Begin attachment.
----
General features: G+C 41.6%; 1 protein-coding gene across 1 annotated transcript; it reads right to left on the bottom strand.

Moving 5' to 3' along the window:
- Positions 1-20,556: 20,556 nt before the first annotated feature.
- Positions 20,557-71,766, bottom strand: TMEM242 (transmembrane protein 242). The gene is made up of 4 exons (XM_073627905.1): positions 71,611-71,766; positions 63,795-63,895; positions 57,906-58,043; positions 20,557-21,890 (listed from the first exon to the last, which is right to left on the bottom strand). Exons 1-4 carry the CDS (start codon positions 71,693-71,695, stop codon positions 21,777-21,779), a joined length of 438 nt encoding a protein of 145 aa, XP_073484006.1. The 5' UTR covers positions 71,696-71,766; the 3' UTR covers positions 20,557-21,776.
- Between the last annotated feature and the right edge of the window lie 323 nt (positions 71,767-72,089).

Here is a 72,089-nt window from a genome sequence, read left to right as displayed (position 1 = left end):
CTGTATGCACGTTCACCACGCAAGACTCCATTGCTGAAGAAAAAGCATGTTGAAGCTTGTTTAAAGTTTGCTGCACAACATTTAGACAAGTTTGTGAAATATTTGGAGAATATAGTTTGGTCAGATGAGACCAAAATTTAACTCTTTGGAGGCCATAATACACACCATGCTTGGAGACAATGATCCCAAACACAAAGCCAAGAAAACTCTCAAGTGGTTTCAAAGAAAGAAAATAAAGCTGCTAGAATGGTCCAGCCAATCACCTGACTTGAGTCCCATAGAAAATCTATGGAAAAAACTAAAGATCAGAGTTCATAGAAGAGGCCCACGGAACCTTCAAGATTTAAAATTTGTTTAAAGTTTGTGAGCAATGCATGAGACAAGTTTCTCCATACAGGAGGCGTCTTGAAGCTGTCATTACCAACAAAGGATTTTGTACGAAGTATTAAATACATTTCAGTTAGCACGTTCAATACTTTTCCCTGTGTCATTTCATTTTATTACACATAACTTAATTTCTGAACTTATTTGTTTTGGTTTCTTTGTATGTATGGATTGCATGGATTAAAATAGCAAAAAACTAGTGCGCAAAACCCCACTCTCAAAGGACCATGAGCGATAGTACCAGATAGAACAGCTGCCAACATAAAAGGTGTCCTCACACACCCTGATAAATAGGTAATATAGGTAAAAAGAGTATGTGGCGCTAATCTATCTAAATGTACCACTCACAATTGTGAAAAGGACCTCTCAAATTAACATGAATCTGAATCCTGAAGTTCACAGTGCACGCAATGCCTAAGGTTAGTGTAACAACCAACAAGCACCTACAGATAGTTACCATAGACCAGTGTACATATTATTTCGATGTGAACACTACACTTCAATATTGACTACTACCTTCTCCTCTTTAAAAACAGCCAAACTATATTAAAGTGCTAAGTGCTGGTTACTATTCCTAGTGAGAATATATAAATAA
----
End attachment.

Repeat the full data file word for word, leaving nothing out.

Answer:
General features: G+C 41.6%; 1 protein-coding gene across 1 annotated transcript; it reads right to left on the bottom strand.

Moving 5' to 3' along the window:
- Positions 1-20,556: 20,556 nt before the first annotated feature.
- Positions 20,557-71,766, bottom strand: TMEM242 (transmembrane protein 242). The gene is made up of 4 exons (XM_073627905.1): positions 71,611-71,766; positions 63,795-63,895; positions 57,906-58,043; positions 20,557-21,890 (listed from the first exon to the last, which is right to left on the bottom strand). Exons 1-4 carry the CDS (start codon positions 71,693-71,695, stop codon positions 21,777-21,779), a joined length of 438 nt encoding a protein of 145 aa, XP_073484006.1. The 5' UTR covers positions 71,696-71,766; the 3' UTR covers positions 20,557-21,776.
- Between the last annotated feature and the right edge of the window lie 323 nt (positions 71,767-72,089).

Here is a 72,089-nt window from a genome sequence, read left to right as displayed (position 1 = left end):
CTGTATGCACGTTCACCACGCAAGACTCCATTGCTGAAGAAAAAGCATGTTGAAGCTTGTTTAAAGTTTGCTGCACAACATTTAGACAAGTTTGTGAAATATTTGGAGAATATAGTTTGGTCAGATGAGACCAAAATTTAACTCTTTGGAGGCCATAATACACACCATGCTTGGAGACAATGATCCCAAACACAAAGCCAAGAAAACTCTCAAGTGGTTTCAAAGAAAGAAAATAAAGCTGCTAGAATGGTCCAGCCAATCACCTGACTTGAGTCCCATAGAAAATCTATGGAAAAAACTAAAGATCAGAGTTCATAGAAGAGGCCCACGGAACCTTCAAGATTTAAAATTTGTTTAAAGTTTGTGAGCAATGCATGAGACAAGTTTCTCCATACAGGAGGCGTCTTGAAGCTGTCATTACCAACAAAGGATTTTGTACGAAGTATTAAATACATTTCAGTTAGCACGTTCAATACTTTTCCCTGTGTCATTTCATTTTATTACACATAACTTAATTTCTGAACTTATTTGTTTTGGTTTCTTTGTATGTATGGATTGCATGGATTAAAATAGCAAAAAACTAGTGCGCAAAACCCCACTCTCAAAGGACCATGAGCGATAGTACCAGATAGAACAGCTGCCAACATAAAAGGTGTCCTCACACACCCTGATAAATAGGTAATATAGGTAAAAAGAGTATGTGGCGCTAATCTATCTAAATGTACCACTCACAATTGTGAAAAGGACCTCTCAAATTAACATGAATCTGAATCCTGAAGTTCACAGTGCACGCAATGCCTAAGGTTAGTGTAACAACCAACAAGCACCTACAGATAGTTACCATAGACCAGTGTACATATTATTTCGATGTGAACACTACACTTCAATATTGACTACTACCTTCTCCTCTTTAAAAACAGCCAAACTATATTAAAGTGCTAAGTGCTGGTTACTATTCCTAGTGAGAATATATAAATAA